That Thing I’m Always Afraid To Say
I’ve been feeling sad. It is now autumn. These things seem to go together in my world, which is inconvenient because I love fall. I love watching the leaves turn and snow down from the trees every time the wind picks up – whoosh! — another drift of them come down and cover my doorstep. The colors are amazing, the weather is crisp or damp or stormy or weirdly warm, or whatever it is, but it isn’t boring. Things are changing, everything in nature seems to be slowly winding down and turning inward and preparing to stick out another winter.
My schedule doesn’t change, because it operates by the clock and is buffeted along by a social engine that presumes every week is equal to every other week (holidays excepted) and that the shorter days just mean we’re active during more of the dark hours and we turn the lights on more often.
This feels completely wrong to me, but because I chose the work situation I’m now in, there isn’t an easy way to honor my need to slow down with everything else. I keep going at the pace demanded of me for my work schedule, and because I do this, I start to feel tired and dragged out, and I start doing less socially. Then eventually I start taking shit from people who have more energy than I have about how I never show up to things anymore or how I’m going to bed so early.
I’d prefer to do less in the way of working and instead preserve my energy for people I care about, honestly, but I didn’t find a way to do that this year. So consequently I’m tired and the tired feeds the sad, and because my family already long ago lived through two suicide attempts of mine, they’re understandably wary of hearing about normal depressed feelings from me. I don’t mention it to them; it seems kinder not to. Fall is not a good time for me to embark on any significant changes. Fall is for hunkering down and hibernating.
Being busy during the summer feels natural – the long, shining days are the perfect excuse to stay up too late and go out too often and try to get too much done. The bounty of summer inspires excess. Whatever is ripe only in summer I will happily eat until I am sick. Whenever a sunbeam falls into my space, it is a welcome one. Whenever a friend drops by, I’m happier for it. Any time a road trip is proposed, I am on board. Summer is for going off like a firecracker and running until you collapse, exhausted.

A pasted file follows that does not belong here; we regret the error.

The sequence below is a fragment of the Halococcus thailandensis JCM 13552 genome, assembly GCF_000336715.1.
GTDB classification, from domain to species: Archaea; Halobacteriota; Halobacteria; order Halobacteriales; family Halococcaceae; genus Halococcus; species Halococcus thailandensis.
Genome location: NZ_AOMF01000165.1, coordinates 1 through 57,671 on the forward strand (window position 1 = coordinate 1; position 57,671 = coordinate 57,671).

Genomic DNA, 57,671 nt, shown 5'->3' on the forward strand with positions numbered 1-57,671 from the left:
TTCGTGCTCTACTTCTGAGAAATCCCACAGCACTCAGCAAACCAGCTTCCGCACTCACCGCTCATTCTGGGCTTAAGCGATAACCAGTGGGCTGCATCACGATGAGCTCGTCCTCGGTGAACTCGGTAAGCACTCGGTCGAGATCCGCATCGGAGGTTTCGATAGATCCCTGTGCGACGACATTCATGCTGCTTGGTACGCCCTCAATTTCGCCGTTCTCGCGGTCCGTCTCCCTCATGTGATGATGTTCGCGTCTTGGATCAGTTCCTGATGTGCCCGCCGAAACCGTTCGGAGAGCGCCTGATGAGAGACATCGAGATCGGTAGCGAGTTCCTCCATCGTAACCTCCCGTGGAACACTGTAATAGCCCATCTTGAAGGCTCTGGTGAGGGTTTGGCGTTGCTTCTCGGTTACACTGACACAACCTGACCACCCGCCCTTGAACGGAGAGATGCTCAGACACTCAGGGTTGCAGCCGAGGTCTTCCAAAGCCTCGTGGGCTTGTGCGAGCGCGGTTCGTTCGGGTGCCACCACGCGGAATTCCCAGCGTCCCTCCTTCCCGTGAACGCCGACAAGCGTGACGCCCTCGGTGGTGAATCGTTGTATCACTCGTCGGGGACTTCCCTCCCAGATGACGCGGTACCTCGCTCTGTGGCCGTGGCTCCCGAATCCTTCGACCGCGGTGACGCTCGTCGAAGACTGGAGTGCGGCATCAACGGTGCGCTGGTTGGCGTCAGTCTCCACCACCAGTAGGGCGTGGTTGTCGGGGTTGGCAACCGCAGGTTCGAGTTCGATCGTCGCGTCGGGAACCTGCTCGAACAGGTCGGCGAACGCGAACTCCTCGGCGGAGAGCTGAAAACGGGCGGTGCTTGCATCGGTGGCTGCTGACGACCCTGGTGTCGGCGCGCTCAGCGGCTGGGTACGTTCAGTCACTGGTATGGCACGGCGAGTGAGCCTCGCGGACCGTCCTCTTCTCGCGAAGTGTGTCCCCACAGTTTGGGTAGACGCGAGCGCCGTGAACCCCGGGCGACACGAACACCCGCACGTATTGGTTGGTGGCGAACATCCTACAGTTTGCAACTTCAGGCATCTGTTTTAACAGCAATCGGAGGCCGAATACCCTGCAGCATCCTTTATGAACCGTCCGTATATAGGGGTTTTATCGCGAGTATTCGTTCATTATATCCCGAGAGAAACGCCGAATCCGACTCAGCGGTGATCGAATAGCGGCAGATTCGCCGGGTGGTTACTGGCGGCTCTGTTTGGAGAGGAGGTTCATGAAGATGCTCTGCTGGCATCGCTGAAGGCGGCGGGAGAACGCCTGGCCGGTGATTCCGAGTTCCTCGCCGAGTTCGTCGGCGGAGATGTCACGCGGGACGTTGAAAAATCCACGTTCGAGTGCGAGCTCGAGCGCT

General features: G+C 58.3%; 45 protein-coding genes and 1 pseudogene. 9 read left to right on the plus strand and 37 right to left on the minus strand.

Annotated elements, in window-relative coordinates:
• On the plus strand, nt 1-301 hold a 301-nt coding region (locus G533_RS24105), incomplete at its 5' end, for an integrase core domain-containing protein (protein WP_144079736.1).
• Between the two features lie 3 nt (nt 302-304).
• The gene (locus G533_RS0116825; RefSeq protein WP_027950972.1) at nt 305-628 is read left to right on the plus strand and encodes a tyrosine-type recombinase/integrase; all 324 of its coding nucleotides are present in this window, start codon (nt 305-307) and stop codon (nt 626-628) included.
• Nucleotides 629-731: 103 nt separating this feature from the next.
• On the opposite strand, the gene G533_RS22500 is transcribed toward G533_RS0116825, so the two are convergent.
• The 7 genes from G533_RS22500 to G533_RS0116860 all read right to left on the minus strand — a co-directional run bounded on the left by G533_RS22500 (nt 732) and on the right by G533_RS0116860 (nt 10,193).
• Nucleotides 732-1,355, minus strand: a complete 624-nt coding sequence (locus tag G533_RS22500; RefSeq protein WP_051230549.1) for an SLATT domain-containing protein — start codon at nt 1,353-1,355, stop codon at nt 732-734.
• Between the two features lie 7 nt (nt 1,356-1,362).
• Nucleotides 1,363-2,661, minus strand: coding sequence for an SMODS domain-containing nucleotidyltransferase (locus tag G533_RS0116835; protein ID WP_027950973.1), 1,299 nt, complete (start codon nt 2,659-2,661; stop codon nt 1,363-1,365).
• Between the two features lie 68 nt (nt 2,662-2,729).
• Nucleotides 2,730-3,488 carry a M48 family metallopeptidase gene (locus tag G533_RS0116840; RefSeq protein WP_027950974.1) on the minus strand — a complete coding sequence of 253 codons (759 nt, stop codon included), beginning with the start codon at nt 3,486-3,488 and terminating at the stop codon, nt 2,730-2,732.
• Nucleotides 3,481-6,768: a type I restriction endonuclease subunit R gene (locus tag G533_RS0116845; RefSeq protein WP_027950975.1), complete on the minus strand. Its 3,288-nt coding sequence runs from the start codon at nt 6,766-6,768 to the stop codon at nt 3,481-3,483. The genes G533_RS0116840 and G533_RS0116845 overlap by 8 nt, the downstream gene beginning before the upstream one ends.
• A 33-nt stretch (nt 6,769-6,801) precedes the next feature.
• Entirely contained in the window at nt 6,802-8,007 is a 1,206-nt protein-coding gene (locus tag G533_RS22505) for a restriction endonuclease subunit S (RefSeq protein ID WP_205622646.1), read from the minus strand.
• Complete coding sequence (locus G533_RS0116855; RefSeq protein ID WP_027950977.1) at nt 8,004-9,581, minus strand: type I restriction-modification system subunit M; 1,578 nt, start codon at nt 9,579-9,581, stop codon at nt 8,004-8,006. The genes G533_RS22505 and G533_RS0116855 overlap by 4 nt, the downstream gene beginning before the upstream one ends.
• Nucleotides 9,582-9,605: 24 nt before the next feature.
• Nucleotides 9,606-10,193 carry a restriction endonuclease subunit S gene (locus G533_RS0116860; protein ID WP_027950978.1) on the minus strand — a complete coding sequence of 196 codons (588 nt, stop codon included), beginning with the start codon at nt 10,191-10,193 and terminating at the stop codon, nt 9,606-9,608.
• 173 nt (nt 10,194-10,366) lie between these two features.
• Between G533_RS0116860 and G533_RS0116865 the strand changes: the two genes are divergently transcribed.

Summer is now past. It’s fall. And that means I’m sad. I’ve never been good at talking about it (see Suicide Attempts, I and II) – when I’m sad, I’m not reflective, I’m just riding the waves and working hard to stay on top of them. It’s become easier since I’ve gotten the right medication (thyroid; your mileage may vary, but it’s been an amazing help for my mental state); instead of feeling punishing inadequacy and guilt about the way I feel, I just feel it and there’s no judgment attached to it. It just is and I just live with it. Believe it or not, the sadness is completely survivable, it’s the mental gymnastics I used to do to make myself a terrible person for feeling awash in sadness that made me so miserable. Sadness alone just is what it is. Misery is a side dish that didn’t have to be served up with it, and now that I’m free of the misery I find I can live with the sadness. It comes, it stays as long as it needs to stay, and it lifts on its own. I just slow down while it’s here and it lives a natural life and dies like everything else does, and then I go on.
Something I’ve been working on for a while, a little social and math problem that I need to solve, is this: I built my tiny house and my reduced-bullshit life just big enough for myself to fit into it. I carved it out of the wood I had, essentially, and now that there’s someone very special to me whom I would like to include in my life, I’m finding it very difficult in a practical way to make that work. People are different, we need what we need, and because my downsized life was only ever designed to fit me, it’s been hard to make room for someone else. Not mentally, and not in my heart, but practically – because I have exactly what I have just because I personally needed it; I didn’t overbuild by a single inch. That was by design, and I would never have been able to guess what a person I’d never met would need me to leave room for, anyway.
As it turns out, the person himself will fit just fine. I built tall enough and wide enough, it’s that certain aspects of living like very fancy camping — aspects that do not bother me in the least – are unappealing to my love to live with while he continues on his own life trajectory, which for him very happily includes full-time work and therefore an understandable desire to live with more luxury during the workweek than camping entails. I want my love to be able to live with me, and it is now fall, the season of snuggling, and not having him here full-time with me feeds the Sad a little more than the regularly scheduled Fall Sadness would. At the same time, I have no energy to pursue new things, the daylight fades earlier and earlier, and I just need to curl up in a ball for a few months and wait for hopeful green shoots to appear and inspire me to spring to action.
But I do love fall. I really, really do. Watching the leaves come down in swirling drifts the last few days has been amazing. I hear them rattle on the metal roof, I shuffle through the piles on the ground, I break out the sweaters and the fuzzy socks, and I make tea more often. I buy more chocolate. I nap when I can get away with it. And fall marches on toward winter.